Many commentators have attacked recent decisions of the federal courts that would eliminate preferential treatment in employment, education and grants for African-Americans, other racial and ethnic minorities and women on the ground that affirmative-action programs are necessary to eliminate the vestiges of past discrimination.
I would suggest yet another reason why such federal rulings are duplicitous, inaccurate and racially biased. Nowhere in the pages of learned analysis or judicial rhetoric do you read anything about preferential treatment of white people. Indeed, white affirmative action and preferential treatment procedures are so much a part of the white culture that they are not recognized for what they are.
When white students are applying to independent schools and colleges, admissions officers speak openly about "legacies" or "sibling preference" - code words for preferential treatment for the children or siblings of white graduates.
The recent Supreme Court opinion concerning admission to the University of Texas Law School even acknowledges that "an admission process may also consider an applicant's home state or relationship to school alumni." The majority of black families do not have the benefit of the legacy factor. For many, the admission of a child to college marks the first time a member of the family will attend such an institution.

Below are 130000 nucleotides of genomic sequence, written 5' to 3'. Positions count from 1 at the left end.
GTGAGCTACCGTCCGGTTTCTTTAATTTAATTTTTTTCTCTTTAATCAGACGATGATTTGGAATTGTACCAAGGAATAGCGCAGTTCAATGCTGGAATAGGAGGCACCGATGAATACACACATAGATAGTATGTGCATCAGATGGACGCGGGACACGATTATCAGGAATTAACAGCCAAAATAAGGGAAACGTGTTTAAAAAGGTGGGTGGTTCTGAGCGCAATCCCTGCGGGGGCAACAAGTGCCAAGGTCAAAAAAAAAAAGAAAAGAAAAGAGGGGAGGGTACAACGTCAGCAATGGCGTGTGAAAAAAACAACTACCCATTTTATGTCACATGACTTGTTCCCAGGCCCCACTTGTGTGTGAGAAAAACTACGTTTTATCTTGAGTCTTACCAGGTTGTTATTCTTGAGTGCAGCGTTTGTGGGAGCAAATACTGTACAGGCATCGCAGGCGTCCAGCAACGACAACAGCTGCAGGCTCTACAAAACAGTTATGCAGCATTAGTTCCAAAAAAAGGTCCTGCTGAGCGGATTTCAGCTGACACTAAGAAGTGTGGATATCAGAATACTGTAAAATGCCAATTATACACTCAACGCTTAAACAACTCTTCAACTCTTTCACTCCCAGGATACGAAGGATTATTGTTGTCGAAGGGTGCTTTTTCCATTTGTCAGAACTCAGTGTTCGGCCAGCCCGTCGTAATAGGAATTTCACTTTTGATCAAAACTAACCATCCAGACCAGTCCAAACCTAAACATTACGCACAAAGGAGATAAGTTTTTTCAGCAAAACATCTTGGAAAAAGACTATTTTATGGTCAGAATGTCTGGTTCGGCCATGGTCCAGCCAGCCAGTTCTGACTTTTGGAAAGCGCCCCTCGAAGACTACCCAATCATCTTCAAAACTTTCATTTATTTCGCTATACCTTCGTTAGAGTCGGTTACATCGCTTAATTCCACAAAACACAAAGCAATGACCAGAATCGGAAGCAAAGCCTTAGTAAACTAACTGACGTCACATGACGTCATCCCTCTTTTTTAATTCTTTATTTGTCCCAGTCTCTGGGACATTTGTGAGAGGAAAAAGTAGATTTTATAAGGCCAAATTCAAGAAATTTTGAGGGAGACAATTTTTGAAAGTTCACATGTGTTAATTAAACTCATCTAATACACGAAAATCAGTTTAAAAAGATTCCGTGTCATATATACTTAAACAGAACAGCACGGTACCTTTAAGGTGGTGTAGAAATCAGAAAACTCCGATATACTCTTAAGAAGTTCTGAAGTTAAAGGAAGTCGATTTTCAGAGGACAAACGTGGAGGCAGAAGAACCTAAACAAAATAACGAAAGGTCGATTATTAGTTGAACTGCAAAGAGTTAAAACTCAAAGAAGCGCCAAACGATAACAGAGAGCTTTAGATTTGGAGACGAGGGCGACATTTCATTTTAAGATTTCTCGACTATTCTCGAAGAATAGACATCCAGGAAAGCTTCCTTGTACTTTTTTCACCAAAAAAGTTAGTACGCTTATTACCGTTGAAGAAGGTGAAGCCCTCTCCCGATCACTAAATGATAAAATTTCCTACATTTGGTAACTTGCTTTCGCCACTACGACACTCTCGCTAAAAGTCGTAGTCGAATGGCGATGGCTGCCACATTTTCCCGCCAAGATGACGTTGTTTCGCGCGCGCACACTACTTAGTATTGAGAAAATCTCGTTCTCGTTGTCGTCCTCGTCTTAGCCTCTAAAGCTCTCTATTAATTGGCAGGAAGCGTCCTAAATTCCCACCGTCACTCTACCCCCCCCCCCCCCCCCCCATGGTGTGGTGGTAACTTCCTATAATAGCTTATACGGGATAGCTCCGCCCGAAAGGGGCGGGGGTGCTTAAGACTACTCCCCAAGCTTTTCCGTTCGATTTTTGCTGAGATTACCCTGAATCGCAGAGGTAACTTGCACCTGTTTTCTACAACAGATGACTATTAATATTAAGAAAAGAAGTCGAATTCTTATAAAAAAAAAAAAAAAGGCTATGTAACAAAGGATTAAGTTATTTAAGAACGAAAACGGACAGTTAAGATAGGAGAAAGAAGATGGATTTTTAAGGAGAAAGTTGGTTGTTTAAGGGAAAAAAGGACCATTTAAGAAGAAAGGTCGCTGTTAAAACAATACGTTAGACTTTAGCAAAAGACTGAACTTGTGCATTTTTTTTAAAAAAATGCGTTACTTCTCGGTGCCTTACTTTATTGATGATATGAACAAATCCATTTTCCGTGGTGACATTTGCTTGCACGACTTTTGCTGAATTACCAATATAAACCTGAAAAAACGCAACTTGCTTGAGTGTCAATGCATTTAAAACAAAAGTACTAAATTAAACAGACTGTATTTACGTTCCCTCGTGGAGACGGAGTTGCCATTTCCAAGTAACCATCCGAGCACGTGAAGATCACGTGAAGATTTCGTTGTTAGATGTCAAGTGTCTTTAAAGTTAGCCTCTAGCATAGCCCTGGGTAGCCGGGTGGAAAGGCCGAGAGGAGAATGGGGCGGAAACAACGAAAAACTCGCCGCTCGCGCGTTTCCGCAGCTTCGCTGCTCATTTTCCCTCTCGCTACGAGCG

Admissions agreements among schools are also well-understood vehicles for channeling white students into the "right school." While little is said about this practice, and most educational institutions would deny that it exists, it is nonetheless supported by the profile of entering classes. In the same vein, recommendations from influential graduates or powerful parents of graduates will lead to the acceptance of some white young people with marginal credentials.
When young people emerge from college, they find again a manifestation of white preference in the workplace. With an education from certain schools, a white person can connect with fellow graduates and immediately create an aura of credibility and "comfort" in a job interview. This "compatibility" is often unavailable to black candidates - including graduates from the same school as the interviewer. …